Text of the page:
Forty-seven years ago today a remarkable story of avalanche survival occurred in Scotland’s Cairngorm mountains. Though the story did not end well for two hikers, one man survived a 22-hour burial. Yes, 22 hours under the snow. Continue reading
Part 2. Dealing with wet snow
Roller balls trigger small wet-loose snow avalanches Coal Bank Pass, Colorado (Photo, Atkins)
Compared to recreational adventurers, rescuers loose flexibility on when and where they must go. While avalanches are always formidable foes for rescuers, wet avalanches – as I wrote a couple of weeks ago – are like an angry swarm of African honey bees. Both angry bees and wet avalanches just keep attacking. I suspect that many folks including rescuers and avalanche professionals misjudge wet avalanches. Rescuers armed with misconstrued confidence could be walking into a dangerous trap. Continue reading
In the spring I have counted one hundred and thirty-six different kinds of weather inside of four and twenty hours. ~Mark Twain
Spring also means a whole lot of changes for the snow and avalanche conditions, and spring can be a most dangerous time rescuers. Last Friday there was an avalanche accident off-piste at Val d’Isère, France, which resulted in a serious and risky rescue. Fortunately the knowledge, skill, and professionalism (and probably some luck, too) of the ski patrollers saved the skier’s life. Part 1 of this two-part series focuses on the differences of wet and dry avalanches and what this means to rescuers. Part 2 will suggest how rescuers should adapt their strategies to deal with wet avalanches. Continue reading
“I’ve been here since 1954 and I have to frankly say this is the harshest, toughest winter that I have ever had up here,” said Norm Sayler, 78, president of the Donner Summit Historical Society. Through Monday, the California statewide snow water equivalent was at 165% of normal. In a state that measures snow fall in feet this winter has truly been exceptional. So let me share some different perspectives about what a lot of snow means. Continue reading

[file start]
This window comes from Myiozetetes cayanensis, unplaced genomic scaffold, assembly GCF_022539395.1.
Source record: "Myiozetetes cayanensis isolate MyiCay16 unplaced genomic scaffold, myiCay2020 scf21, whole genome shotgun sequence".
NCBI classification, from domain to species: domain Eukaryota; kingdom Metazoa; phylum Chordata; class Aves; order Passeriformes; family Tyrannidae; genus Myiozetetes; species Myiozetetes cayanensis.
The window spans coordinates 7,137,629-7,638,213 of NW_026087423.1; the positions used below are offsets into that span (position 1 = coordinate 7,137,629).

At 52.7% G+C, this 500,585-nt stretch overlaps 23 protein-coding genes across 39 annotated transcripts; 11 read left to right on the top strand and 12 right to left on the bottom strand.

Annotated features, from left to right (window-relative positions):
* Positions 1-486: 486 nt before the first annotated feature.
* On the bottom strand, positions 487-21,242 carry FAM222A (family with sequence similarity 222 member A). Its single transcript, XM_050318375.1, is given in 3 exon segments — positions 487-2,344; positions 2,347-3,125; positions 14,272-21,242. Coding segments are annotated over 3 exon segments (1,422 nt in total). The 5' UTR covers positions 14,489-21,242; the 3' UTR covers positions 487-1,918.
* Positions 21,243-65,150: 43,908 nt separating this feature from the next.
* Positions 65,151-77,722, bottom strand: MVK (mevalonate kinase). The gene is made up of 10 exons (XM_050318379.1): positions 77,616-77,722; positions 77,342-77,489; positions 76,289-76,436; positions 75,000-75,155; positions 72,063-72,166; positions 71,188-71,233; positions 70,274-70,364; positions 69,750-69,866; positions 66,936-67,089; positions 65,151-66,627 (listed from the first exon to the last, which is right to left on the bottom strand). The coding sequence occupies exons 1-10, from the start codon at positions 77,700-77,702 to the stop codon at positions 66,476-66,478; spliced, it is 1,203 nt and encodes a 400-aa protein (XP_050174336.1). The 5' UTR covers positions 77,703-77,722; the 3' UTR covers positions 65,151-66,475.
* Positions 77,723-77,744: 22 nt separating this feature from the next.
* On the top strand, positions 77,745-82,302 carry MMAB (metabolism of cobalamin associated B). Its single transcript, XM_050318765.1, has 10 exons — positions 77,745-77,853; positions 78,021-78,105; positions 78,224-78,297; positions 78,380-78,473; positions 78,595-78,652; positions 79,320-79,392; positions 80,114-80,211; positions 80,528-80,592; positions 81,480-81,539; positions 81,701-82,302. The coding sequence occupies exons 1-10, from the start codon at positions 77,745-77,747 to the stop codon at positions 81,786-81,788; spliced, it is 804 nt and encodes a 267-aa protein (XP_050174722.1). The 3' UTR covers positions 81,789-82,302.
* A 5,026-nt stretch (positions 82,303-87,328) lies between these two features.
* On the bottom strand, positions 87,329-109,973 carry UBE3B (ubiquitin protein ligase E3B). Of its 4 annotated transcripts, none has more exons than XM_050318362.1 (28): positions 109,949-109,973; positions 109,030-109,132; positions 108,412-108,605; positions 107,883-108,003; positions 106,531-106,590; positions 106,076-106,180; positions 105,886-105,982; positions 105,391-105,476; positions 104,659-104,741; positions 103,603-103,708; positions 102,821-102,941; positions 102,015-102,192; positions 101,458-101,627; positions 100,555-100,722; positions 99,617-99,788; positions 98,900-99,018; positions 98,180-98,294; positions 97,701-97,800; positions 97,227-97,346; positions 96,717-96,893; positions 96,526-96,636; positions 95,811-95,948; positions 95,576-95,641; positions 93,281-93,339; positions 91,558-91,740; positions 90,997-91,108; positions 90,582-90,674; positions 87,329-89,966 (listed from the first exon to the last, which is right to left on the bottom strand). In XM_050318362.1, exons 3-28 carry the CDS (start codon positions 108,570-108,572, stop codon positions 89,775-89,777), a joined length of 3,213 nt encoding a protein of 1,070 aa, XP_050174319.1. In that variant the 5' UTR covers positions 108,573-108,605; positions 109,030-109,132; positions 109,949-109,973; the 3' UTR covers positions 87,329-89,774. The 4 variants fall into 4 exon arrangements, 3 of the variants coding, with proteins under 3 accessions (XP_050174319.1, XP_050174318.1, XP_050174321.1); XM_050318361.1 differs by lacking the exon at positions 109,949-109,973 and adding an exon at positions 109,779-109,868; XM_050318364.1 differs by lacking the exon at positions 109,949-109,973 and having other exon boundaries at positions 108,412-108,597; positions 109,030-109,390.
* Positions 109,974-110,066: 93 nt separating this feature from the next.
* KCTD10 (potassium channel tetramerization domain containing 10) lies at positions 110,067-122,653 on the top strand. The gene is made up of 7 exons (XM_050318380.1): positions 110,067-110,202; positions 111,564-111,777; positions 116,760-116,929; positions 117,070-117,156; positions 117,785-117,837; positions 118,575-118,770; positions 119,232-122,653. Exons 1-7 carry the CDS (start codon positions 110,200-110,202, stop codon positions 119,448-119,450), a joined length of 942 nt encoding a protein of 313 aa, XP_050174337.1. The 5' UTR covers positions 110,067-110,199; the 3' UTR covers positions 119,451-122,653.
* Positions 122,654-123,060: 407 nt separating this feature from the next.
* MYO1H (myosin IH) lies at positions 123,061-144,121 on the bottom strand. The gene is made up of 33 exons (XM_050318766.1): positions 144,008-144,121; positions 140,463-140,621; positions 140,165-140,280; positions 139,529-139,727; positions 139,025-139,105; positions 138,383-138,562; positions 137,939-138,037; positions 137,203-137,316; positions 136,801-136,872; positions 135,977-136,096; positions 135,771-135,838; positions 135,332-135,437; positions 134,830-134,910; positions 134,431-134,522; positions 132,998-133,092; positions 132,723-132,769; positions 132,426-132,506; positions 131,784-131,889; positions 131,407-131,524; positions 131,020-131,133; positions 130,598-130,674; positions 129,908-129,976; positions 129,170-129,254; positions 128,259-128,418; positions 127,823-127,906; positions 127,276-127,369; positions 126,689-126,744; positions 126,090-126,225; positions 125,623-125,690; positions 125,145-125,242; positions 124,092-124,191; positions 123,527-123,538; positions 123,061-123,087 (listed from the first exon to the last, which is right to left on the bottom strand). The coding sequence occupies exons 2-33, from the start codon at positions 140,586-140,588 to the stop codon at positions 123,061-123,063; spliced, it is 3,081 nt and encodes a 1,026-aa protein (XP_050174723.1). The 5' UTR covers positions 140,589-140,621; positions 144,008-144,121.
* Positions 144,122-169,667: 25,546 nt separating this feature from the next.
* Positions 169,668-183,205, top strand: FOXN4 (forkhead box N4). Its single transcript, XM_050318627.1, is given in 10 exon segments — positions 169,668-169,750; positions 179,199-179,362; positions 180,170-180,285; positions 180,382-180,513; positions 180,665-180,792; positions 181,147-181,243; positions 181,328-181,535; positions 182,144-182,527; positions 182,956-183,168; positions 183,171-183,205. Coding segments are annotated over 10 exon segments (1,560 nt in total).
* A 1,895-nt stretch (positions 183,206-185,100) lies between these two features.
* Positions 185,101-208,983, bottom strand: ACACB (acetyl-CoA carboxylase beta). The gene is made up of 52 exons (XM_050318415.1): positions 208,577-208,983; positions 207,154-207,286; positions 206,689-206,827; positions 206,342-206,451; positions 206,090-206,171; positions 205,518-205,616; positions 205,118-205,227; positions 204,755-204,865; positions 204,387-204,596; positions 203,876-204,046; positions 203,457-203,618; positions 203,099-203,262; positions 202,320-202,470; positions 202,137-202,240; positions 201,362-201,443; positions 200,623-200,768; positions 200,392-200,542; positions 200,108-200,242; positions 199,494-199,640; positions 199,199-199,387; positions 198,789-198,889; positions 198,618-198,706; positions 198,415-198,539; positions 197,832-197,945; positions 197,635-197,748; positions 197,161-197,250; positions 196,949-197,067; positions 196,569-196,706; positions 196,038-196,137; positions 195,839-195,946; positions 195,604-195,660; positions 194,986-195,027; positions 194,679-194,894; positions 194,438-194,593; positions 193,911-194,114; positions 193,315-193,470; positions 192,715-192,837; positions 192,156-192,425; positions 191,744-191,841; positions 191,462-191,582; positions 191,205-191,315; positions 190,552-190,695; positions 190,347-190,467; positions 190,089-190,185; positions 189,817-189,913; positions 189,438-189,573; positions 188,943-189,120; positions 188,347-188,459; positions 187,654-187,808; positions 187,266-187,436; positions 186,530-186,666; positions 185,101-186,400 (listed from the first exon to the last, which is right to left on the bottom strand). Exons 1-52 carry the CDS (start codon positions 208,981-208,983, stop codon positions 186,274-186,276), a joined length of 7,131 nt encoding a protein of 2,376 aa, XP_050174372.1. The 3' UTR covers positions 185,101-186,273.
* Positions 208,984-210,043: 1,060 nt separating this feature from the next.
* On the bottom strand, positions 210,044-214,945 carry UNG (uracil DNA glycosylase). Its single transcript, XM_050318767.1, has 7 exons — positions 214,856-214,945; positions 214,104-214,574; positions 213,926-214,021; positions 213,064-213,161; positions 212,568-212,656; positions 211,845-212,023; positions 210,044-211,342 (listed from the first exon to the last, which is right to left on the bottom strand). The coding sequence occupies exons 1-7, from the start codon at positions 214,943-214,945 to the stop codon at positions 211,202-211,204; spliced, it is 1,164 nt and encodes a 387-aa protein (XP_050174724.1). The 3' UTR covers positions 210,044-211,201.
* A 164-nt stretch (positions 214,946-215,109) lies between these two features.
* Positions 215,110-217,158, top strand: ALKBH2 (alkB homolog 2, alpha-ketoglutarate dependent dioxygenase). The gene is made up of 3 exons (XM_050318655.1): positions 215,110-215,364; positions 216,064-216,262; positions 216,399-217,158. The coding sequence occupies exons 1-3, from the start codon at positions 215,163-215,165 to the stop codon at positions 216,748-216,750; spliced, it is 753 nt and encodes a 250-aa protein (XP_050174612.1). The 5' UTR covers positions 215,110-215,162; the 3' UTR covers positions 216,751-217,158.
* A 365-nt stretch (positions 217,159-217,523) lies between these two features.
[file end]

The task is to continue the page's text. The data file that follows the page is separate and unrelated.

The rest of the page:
There are several dimensions of luck, and the diametrical differences can perhaps be best contrasted by the timeless words uttered by a fictitious police inspector and a 1st century (and very real) Roman philosopher. Oddly enough, both messages apply to our reasoning with avalanches.
“…you’ve got to ask yourself one question: “Do I feel lucky?” Well do ya, punk?”
— “Dirty” Harry Callahan
“Luck is what happens when preparation meets opportunity.”
By: Doug Chabot, guest writer
Experience is a hard teacher because she gives the test first, the lesson afterwards.
—Vernon Sanders Law
Tyler Stetson died in an avalanche on January 20th  while skiing with his close friend, Logan King, in Beehive Basin, a popular spot to tour, make turns and enjoy the Montana backcountry. They weren’t alone that day; many people were tasting the powder, but things went terribly wrong. Continue reading
January and for most of February the weather in the Alps had been dry, dry, and dry. (At least until the last couple of weeks) So climbers and riders including Xavier de le Rue got after it. As a prelude to your weekend fun, check out Rue’s recent video.
It will leave you breathless. Have a great weekend!